Chowing down on thit cho
If you’ve been reading this column for any length of time, you know that it would sooner or later come to this. To that seemingly dark side of Vietnamese gastronomy, wherein people commit acts so shocking that to many a western wayfarer they seem to constitute a sin without a name. Yes, it’s time to talk about thit cho (eating dog meat). Also known as cay to or thit cay nam dinh.
Down at the Pham you can take a short walk to Cong Quynh Street. At number 189 you’ll find the Sieu Thi Hanoi (Hanoi Supermarket). On the left you’ll see a short lane where there are a handful of dog meat shops. At the end of each lunar month diners come in such great numbers that motorcycles and cars clog the byways. Some Vietnamese like to invite their foreign friends to taste this dish; I think it is because they like to watch them squirm.
Although many say dinner dogs are killed in an inhumane fashion, I often wonder why dogs would be slaughtered differently from other food animals. Any self-respecting butcher can tell you that inhumane methods of slaughter, regardless of species, tends to spoil or toughen the meat.
Now let it be known that Vietnamese people do keep dogs as pets, and they love them dearly. And they are never eaten by the owners. Well, perhaps in times of famine. At least seven different dishes of dog meat are served in restaurants specialising in what is sometimes called ‘deer of the doorstep’. In the world of Yin and Yang, dog meat is believed to give warmth, therefore the more traditional eaters like to sit on a mat close to the cool ground in large and well-aired rooms. Getting together with friends to eat dog meat, quaff rice wine, and tell stories until everyone becomes a bit tipsy is what a local gourmand of my acquaintance describes as, “an inexpressible pleasure”.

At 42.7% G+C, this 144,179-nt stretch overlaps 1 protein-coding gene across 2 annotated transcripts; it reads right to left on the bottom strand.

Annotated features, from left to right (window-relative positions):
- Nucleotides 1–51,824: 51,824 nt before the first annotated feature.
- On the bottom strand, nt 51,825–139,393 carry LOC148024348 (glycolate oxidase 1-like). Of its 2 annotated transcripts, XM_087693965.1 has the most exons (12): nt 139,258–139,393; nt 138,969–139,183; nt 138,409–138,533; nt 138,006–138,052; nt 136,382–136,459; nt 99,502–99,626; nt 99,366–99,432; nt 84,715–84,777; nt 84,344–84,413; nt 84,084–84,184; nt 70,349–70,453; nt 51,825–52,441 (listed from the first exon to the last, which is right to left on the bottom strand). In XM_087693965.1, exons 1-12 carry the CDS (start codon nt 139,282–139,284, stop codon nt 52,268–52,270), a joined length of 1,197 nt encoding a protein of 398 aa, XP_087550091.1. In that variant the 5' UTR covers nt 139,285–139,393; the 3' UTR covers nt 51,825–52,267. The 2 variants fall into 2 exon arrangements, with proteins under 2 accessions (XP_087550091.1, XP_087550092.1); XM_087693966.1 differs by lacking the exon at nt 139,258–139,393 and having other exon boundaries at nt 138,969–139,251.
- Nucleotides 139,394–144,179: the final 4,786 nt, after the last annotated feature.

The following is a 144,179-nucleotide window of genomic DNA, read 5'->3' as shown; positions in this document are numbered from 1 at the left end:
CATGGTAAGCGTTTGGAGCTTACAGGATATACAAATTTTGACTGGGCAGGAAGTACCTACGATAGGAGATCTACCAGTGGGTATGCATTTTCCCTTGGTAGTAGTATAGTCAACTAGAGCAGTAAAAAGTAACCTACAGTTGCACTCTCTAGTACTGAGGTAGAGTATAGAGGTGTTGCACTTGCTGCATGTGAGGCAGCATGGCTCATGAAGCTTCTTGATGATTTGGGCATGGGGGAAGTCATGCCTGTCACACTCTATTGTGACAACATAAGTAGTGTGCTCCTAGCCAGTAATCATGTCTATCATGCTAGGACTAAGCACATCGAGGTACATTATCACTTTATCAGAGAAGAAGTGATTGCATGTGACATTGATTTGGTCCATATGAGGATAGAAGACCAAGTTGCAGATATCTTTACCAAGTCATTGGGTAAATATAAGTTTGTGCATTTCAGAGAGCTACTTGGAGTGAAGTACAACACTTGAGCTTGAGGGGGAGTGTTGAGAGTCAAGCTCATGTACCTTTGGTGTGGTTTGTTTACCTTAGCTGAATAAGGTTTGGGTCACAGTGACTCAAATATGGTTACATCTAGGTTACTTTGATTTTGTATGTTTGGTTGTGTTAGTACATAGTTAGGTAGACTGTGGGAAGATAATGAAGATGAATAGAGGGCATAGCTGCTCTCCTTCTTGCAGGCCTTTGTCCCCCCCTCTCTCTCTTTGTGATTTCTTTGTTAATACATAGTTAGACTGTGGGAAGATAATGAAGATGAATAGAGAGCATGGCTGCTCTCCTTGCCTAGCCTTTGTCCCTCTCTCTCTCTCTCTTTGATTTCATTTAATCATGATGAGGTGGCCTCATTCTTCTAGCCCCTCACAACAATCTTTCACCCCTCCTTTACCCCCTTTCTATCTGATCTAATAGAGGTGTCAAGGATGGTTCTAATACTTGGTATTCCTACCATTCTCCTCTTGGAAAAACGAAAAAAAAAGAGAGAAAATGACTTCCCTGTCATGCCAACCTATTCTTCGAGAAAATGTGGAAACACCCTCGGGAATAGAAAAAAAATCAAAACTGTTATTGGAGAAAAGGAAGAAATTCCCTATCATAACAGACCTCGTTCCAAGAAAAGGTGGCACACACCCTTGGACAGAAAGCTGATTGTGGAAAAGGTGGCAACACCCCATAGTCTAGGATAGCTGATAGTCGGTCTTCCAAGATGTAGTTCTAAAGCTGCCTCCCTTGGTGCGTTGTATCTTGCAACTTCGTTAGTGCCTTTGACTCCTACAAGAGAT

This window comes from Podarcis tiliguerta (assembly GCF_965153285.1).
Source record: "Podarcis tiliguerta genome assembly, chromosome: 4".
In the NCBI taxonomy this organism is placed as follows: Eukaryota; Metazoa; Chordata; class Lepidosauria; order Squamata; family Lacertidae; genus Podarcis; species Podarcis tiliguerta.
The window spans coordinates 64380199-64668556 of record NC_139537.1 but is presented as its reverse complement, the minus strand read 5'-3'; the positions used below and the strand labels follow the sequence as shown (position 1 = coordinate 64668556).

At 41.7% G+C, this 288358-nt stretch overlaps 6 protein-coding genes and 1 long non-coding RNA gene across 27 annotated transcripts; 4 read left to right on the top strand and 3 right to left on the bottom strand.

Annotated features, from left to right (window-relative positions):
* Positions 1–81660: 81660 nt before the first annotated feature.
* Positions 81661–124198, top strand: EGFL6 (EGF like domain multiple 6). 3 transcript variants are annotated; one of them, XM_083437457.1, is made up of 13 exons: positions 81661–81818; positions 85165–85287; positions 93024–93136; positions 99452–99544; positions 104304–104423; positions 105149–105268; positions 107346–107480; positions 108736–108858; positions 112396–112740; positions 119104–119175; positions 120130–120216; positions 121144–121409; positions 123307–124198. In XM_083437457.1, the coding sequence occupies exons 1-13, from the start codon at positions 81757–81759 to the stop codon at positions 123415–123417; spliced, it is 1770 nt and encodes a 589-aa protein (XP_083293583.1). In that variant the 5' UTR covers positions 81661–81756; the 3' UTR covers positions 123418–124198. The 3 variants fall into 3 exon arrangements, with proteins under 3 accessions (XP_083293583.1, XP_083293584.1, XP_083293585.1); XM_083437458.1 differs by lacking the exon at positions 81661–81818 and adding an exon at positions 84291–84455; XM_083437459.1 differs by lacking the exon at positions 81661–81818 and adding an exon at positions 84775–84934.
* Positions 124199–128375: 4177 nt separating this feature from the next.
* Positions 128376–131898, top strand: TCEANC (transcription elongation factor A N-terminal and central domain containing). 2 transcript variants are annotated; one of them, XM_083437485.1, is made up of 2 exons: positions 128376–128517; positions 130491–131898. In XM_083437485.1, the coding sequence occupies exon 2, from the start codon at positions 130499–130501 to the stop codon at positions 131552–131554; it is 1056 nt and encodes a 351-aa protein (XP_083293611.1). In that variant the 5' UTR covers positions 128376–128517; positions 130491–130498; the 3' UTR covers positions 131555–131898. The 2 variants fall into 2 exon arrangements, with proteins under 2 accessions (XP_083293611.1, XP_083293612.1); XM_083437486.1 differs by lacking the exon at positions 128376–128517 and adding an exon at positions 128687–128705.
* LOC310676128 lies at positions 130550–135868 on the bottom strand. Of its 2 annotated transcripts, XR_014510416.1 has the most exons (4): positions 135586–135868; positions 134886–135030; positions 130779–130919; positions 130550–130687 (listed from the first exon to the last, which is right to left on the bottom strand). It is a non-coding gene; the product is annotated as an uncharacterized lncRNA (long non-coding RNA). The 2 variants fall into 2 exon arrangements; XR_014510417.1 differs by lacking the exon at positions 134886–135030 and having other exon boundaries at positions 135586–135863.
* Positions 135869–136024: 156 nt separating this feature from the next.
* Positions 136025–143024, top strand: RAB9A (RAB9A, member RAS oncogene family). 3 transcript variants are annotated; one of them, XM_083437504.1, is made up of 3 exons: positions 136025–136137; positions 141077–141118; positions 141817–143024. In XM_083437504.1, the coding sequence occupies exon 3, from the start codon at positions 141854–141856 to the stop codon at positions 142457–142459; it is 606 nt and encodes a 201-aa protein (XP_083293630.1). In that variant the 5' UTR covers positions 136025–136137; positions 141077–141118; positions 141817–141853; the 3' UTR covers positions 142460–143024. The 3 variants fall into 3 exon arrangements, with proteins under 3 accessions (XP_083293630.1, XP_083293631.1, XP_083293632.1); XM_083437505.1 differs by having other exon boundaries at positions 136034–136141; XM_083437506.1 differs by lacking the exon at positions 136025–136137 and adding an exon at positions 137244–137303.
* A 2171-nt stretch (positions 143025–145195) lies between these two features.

How is Fido prepared? Just like any other meat: roasted, fried, barbecued, boiled in a soup. Dog as a dish generally begins several days before the end of its days. It may be selected from a captive pack or it may be captured on the street, as is often the fate of common curs and runaways. (They could also be stolen pets. For this reason owners are very protective of their house dogs, and never let them go a’ roaming alone.)
During their last days, the dogs sometimes are fed well, to make the meat more tender and tasty. After the hound is killed, the body is drawn, the ears and tail cut off, and the hair singed away. By now it looks very much like a roast piglet. But look to the shorter snout. See those canine choppers. Listen for people asking, “How much is that doggy in the window?” You’ll know it’s no swine. It is then trundled to the market where it might be sold whole to a restaurant or chopped into quarters for private consumption.
What the dog tastes like depends on it’s pre-dinner diet, as well as on the diner’s attitude. If you have no qualms about feeding on Fido, he tastes a bit like pork with some beefy undertones; the flesh is firm, yet not tough. But if you have ever loved a dog as a pet and a faithful companion, you may find him tasting of bitter betrayal. I have even known people to suffer hallucinations when essaying this dark dish. They report seeing their dear doggies before them at the table, scowling their disapproval, minus their ears and tails. Beware.
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